When a Chapman student or alumni job seeker thinks about the Career Fair, they may feel nervous, unsure, or afraid of all the tables or the employers standing behind them. As a graduating senior, I experienced some of those feelings when I ventured through Attallah Piazza and the Bert Williams Mall for the Spring 2024 Career Fair. It is important to remember that every employer at the Career Fair is tabling because they are excited to meet and learn more about all Chapman students like you! Many students and alumni are eager to get that full-time job or internship that can help boost their resume for future careers.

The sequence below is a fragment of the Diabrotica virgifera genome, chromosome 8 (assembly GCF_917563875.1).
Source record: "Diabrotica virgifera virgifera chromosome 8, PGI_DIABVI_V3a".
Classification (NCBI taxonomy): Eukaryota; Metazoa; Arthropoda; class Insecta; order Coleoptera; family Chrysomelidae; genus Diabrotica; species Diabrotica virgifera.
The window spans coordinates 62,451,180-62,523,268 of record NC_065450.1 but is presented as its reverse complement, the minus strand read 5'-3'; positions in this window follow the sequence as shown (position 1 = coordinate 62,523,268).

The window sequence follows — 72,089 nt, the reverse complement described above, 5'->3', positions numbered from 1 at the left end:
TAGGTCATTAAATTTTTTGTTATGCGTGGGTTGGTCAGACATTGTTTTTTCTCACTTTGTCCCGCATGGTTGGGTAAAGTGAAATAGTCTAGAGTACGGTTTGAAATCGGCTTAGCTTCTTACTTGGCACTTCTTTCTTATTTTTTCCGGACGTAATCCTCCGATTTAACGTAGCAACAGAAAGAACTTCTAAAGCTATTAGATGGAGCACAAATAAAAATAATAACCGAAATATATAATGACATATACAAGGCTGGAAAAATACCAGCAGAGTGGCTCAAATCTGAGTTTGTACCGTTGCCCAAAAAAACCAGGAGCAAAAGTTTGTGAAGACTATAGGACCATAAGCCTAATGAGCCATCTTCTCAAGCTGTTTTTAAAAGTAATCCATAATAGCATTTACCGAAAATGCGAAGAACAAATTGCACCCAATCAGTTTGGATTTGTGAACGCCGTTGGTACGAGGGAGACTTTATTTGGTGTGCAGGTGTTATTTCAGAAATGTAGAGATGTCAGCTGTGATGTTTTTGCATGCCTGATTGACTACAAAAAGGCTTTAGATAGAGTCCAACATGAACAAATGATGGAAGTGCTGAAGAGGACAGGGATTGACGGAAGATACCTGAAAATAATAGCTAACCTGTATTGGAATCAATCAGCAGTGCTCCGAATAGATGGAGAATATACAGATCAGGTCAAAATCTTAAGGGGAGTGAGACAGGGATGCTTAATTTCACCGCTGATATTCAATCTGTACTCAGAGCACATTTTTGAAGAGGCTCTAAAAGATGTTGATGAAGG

While going to the Career Fair might feel like an unsure and objective-less experience, this cannot be further from the truth, and what could be better than to hear about a successful Career Fair experience from a student directly? 

Ann Ngo, a senior Strategic and Corporate Communication major and French minor, is one of the many students who made the most out of her Career Fair experience and other career-related events on campus to help secure an internship to help prepare her for life after college. I met Ann in my Senior Seminar class this semester. Through our in-class discussions, she told me and the rest of the class about her incredible experience as an intern with Northwestern Mutual, whom she met at the Career Fair. Because of her experience, I felt this would be a great experience to share with the rest of the Chapman community through a Q&A format

Here we go! 

*Some answers were edited for clarity purposes*